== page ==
The central nervous system (CNS) communicates with peripheral metabolic organs to maintain energy homeostasis. These communications mainly occur through the autonomic nervous system (ANS). The ANS controls both food intake and energy expenditure. The parasympathetic vagus nerve relays information on food ingestion to the CNS and contributes to satiety formation by controlling gastric motility and emptying5. However, the sympathetic nervous system seems to play a dominant role in regulating energy expenditure, as adipose tissues are only innervated by sympathetic nerves6. In addition to energy metabolism, the brain modulates glucose metabolism in multiple peripheral organs by means of the ANS. A review article in this special series (Hyun et al.: highlights the ANS regulation of energy and glucose metabolism.

The gut-brain axis has recently drawn much attention in obesity research due to the significant success of gut-targeting anti-obesity treatments, such as bariatric operations and glucagon-like peptide-1 (GLP-1) agonists. The gut informs the CNS about meal size and composition through the secretion of hormones (GLP-1, cholecystokinin, etc.) and mechanical stretch. The GI tract contains the enteric nervous system (ENS), which regulates gut motility, metabolism, and immune functions. CNS neurons modulate ENS neuronal activity and functions via the ANS and spinal nerves7. Approximately 10 trillion microbes reside in the human GI tract. The symbiotic gut microbes significantly impact the host’s energy and glucose metabolism by regulating gut functions and releasing small metabolites into the bloodstream8. The gut microbiota plays a crucial role in helping us extract nutrients and energy from foods. Conversely, obesity alters the gut microbial composition and diversity, resulting in further deterioration of energy and glucose metabolism. The current understanding of the roles of the gut-brain axis in energy and glucose regulation is described in a paper in this special series (Wachsmuth et al.:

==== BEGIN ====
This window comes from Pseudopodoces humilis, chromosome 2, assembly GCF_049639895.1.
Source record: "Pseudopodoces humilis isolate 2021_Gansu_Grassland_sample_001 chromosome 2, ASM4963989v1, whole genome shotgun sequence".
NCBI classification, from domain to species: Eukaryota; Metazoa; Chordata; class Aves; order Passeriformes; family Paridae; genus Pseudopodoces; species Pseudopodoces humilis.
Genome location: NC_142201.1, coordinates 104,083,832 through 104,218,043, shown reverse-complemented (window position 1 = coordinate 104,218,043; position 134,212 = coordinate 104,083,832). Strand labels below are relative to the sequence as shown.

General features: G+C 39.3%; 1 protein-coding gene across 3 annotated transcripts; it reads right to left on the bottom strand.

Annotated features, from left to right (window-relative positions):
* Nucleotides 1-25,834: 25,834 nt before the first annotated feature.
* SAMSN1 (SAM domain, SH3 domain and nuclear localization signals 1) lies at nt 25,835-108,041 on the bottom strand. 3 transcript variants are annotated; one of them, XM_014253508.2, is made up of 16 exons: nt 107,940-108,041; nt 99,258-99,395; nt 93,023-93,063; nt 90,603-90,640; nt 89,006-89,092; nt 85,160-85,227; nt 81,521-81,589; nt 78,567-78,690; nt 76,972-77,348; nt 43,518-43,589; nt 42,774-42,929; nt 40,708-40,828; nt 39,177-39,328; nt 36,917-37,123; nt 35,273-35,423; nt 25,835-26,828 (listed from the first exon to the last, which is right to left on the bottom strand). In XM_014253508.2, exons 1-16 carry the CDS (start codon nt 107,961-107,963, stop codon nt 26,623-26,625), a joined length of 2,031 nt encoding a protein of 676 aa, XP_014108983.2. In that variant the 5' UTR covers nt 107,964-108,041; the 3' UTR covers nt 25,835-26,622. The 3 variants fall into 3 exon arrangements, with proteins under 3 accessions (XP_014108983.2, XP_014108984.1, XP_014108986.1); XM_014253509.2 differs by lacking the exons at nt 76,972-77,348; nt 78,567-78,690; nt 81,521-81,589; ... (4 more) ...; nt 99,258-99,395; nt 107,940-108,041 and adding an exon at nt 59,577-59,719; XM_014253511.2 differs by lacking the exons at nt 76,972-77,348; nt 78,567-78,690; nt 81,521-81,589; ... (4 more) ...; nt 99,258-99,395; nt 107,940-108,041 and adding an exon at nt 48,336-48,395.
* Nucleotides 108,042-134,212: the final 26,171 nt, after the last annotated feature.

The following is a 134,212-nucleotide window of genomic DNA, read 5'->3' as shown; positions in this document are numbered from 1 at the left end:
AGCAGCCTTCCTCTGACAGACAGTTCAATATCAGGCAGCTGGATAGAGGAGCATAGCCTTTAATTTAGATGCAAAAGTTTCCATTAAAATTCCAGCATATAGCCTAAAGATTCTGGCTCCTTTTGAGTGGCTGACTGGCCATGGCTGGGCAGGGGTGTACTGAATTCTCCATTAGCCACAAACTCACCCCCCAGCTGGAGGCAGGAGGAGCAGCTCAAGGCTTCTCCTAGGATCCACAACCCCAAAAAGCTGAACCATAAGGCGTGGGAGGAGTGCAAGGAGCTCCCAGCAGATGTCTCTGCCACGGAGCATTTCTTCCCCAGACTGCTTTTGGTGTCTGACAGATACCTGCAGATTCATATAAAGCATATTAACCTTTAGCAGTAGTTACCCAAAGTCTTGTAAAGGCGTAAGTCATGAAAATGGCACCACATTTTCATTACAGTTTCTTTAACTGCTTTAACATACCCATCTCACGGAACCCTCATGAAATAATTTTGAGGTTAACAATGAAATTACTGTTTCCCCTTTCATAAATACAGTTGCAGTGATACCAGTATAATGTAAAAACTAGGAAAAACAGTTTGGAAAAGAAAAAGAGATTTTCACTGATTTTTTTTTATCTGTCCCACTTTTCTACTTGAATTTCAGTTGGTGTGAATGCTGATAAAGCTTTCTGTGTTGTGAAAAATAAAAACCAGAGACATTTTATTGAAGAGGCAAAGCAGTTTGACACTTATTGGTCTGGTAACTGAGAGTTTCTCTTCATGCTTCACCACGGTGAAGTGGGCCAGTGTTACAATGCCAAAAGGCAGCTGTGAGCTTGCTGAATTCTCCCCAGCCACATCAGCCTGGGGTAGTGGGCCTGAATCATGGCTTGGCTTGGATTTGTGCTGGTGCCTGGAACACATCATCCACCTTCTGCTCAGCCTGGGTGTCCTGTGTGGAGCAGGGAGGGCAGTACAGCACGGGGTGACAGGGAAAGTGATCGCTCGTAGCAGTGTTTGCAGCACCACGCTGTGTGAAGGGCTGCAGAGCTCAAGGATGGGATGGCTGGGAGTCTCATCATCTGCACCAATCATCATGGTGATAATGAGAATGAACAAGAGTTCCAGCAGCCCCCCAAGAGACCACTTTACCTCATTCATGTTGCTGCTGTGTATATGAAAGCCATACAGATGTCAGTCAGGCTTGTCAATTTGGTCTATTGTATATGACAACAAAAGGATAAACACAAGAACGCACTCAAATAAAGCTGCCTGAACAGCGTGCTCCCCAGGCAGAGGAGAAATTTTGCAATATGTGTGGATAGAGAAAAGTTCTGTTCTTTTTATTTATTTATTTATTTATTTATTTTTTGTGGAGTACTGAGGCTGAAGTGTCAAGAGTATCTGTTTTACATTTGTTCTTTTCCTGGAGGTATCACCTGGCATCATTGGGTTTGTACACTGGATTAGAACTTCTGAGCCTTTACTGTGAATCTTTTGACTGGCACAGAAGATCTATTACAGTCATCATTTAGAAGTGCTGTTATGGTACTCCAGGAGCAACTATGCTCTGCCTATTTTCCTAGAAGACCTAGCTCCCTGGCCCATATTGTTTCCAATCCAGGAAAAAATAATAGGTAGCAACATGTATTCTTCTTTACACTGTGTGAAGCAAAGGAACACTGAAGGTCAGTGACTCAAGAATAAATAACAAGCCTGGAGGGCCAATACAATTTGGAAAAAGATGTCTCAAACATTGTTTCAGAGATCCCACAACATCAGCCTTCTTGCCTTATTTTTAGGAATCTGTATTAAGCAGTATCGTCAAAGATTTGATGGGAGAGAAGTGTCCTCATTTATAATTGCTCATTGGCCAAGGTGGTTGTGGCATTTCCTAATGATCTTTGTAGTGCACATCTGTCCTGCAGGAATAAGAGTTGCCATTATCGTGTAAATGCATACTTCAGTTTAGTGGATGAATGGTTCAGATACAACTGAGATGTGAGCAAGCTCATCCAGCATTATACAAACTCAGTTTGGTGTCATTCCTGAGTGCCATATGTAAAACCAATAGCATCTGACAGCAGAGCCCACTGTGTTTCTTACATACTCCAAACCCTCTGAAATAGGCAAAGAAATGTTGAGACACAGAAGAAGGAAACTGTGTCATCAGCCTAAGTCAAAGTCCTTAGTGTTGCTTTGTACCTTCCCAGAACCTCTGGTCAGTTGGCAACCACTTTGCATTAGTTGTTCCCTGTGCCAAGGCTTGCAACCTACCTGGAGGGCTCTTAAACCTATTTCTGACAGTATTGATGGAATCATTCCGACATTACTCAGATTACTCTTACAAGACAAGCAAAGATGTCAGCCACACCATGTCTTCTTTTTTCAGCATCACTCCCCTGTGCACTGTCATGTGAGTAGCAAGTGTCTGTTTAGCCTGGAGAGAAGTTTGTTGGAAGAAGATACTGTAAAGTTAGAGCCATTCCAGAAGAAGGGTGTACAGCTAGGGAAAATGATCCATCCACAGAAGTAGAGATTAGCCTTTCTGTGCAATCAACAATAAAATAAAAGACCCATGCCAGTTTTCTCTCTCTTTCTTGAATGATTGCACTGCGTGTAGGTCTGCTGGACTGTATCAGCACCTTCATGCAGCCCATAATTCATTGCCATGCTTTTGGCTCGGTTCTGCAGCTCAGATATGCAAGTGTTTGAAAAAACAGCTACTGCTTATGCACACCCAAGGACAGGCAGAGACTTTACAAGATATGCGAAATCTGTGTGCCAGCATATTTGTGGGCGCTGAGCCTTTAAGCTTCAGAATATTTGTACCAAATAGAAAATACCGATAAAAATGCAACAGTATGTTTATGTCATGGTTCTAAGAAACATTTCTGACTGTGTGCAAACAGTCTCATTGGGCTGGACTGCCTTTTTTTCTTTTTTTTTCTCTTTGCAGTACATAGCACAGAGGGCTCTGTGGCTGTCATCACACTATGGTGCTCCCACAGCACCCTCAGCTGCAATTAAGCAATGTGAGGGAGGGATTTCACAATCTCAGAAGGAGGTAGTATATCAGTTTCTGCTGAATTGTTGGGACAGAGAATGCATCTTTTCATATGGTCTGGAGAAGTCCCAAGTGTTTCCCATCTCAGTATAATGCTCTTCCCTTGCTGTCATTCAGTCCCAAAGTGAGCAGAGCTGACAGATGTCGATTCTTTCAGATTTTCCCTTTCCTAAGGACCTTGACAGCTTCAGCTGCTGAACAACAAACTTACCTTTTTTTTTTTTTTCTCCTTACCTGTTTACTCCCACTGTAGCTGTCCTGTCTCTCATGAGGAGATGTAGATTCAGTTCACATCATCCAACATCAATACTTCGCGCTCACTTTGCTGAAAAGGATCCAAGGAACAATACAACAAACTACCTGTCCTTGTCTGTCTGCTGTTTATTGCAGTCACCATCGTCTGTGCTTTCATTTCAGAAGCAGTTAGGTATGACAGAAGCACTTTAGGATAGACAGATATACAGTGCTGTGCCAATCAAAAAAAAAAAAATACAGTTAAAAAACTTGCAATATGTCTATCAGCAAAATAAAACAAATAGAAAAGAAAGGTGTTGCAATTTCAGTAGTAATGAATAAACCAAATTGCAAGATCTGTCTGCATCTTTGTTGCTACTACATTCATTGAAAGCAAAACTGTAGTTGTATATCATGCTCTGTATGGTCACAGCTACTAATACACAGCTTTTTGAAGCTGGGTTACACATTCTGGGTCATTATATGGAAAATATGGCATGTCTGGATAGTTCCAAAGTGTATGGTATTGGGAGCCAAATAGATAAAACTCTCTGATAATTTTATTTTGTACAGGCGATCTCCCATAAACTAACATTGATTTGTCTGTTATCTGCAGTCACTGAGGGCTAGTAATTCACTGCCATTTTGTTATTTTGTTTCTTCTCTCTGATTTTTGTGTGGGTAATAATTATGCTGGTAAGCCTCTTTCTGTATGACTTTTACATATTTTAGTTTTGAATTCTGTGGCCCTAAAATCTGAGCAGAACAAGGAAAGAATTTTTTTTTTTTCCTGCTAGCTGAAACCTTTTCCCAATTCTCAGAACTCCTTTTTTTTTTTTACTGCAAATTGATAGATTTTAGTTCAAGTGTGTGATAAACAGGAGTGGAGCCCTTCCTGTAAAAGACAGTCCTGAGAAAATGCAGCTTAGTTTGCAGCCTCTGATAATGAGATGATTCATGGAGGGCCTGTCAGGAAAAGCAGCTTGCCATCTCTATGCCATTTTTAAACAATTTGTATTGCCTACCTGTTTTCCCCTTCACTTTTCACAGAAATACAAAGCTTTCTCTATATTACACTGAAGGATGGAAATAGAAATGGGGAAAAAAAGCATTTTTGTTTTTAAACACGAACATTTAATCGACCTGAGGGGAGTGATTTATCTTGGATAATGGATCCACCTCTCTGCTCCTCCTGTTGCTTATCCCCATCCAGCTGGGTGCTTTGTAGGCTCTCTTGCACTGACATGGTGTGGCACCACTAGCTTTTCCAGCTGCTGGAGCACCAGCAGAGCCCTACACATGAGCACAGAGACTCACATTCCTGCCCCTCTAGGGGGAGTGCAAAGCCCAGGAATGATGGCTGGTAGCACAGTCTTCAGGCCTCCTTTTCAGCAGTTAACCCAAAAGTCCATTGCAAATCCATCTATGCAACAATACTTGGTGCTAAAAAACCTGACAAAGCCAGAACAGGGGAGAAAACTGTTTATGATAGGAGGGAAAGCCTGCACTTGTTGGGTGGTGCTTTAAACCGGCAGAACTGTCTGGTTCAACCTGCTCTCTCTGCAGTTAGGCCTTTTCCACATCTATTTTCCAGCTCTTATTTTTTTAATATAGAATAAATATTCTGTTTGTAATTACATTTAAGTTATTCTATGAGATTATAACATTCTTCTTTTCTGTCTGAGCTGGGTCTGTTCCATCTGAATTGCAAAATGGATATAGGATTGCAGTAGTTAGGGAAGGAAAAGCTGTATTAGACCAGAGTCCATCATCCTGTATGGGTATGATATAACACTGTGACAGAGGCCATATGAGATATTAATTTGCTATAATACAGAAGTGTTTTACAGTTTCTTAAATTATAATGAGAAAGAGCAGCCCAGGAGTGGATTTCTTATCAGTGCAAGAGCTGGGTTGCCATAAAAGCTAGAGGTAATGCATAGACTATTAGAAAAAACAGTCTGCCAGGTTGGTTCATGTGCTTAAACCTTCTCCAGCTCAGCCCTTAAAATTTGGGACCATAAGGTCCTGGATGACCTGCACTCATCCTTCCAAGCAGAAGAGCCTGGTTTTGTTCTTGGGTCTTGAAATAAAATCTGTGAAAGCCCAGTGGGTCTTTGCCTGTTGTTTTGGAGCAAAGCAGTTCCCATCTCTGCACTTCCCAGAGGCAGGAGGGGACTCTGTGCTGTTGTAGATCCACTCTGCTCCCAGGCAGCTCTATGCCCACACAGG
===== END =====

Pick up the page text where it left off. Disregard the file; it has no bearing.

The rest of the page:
Overconsumption of a high-fat diet (HFD), especially a diet high in saturated fatty acids (SFAs), is closely associated with human obesity. Persistent exposure to a HFD induces inflammation and innate immune responses in the MBH. Hypothalamic inflammation impairs the ability of hypothalamic neurons to sense the peripheral energy state and to modulate feeding and energy expenditure. This eventually causes neurodegeneration and the death of MBH neurons9. Thus, neuroinflammatory responses to SFAs are regarded as a key pathological mechanism of hypothalamic dysfunction during obesity progression. CNS-resident immune cells and glia play important roles in the process of hypothalamic inflammation. A review article in this special series (Folick et al.: illustrates how various metabolic factors modulate hypothalamic innate immune responses in obesity.

Maternal obesity and metabolic disorders can be transmitted to children10. Maternal overnutrition and undernutrition during pregnancy and lactation increase the risks of obesity and metabolic disorders in children later in life. In the early postnatal period, leptin is secreted from adipocytes and acts as a metabolic cue for neural circuit organization in the moue hypothalamus11. Maternal HFD consumption disrupts leptin signaling in the developing hypothalamus and disrupts hypothalamic circuit organization11. This developmental defect in hypothalamic circuits may promote obesity and abnormal glucose metabolism in adulthood. The mechanisms of developmental programming of hypothalamic melanocortin circuits, a critical regulator of body weight, are discussed in an article in the special series (S. G. Bouret:

In recent decades, our knowledge of the neural mechanisms of weight control has constantly expanded thanks to advances in neuroscience and genetic technology. A better understanding of this critical body function will lead us to develop successful pharmacological therapies to combat obesity.